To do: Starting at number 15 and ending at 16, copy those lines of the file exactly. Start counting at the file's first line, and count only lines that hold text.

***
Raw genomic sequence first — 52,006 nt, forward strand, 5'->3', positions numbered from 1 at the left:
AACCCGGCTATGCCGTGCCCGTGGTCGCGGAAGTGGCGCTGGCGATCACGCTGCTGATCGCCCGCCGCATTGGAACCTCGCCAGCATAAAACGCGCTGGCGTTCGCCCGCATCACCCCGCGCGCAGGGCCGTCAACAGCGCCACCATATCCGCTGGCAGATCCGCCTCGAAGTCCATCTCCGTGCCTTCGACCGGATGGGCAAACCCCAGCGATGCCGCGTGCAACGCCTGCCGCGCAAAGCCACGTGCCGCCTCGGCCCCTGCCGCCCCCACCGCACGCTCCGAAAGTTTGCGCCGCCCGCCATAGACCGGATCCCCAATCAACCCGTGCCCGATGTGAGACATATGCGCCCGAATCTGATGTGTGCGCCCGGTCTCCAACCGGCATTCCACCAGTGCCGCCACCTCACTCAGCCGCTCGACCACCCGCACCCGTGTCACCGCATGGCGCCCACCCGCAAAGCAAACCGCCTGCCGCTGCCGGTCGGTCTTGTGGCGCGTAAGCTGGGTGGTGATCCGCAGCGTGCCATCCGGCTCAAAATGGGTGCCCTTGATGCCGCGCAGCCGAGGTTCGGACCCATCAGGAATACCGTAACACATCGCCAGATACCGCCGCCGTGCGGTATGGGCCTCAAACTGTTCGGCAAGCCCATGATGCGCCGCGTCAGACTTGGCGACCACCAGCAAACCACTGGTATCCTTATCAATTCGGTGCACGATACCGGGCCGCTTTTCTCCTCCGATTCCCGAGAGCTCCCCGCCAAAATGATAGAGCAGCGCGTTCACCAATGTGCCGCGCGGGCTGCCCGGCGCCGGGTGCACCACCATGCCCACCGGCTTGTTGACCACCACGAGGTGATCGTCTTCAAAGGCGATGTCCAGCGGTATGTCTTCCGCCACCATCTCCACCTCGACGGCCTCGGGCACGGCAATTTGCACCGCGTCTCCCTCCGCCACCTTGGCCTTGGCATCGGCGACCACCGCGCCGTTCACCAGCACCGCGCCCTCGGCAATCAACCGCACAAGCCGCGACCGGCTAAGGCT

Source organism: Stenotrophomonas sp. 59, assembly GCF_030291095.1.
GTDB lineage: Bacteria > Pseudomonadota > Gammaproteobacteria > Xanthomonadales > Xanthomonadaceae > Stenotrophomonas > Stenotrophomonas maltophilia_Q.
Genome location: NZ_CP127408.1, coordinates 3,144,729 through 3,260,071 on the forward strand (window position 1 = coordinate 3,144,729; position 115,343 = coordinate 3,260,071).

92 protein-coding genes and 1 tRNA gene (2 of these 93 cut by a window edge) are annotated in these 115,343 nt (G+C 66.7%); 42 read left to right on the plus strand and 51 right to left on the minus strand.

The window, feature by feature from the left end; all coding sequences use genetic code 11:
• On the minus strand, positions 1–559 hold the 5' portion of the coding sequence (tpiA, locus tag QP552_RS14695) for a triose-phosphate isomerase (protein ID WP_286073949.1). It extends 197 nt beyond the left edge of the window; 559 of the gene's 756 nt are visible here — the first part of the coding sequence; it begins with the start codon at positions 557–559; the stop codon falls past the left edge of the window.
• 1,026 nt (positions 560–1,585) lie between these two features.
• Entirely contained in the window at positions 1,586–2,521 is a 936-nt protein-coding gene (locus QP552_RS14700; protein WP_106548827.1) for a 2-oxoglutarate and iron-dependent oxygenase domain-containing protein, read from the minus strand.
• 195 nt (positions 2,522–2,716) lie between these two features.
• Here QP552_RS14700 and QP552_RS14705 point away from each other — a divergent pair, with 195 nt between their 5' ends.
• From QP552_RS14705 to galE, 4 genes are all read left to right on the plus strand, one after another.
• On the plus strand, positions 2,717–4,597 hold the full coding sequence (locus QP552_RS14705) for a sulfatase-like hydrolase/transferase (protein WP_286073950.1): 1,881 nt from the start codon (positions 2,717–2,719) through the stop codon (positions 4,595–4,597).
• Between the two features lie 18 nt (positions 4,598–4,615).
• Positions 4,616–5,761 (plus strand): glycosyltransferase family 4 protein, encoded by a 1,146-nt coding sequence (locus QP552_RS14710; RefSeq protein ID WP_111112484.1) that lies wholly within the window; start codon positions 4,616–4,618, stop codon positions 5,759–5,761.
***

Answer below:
• Between the two features lie 18 nt (positions 4,598–4,615).
• Positions 4,616–5,761 (plus strand): glycosyltransferase family 4 protein, encoded by a 1,146-nt coding sequence (locus QP552_RS14710; RefSeq protein ID WP_111112484.1) that lies wholly within the window; start codon positions 4,616–4,618, stop codon positions 5,759–5,761.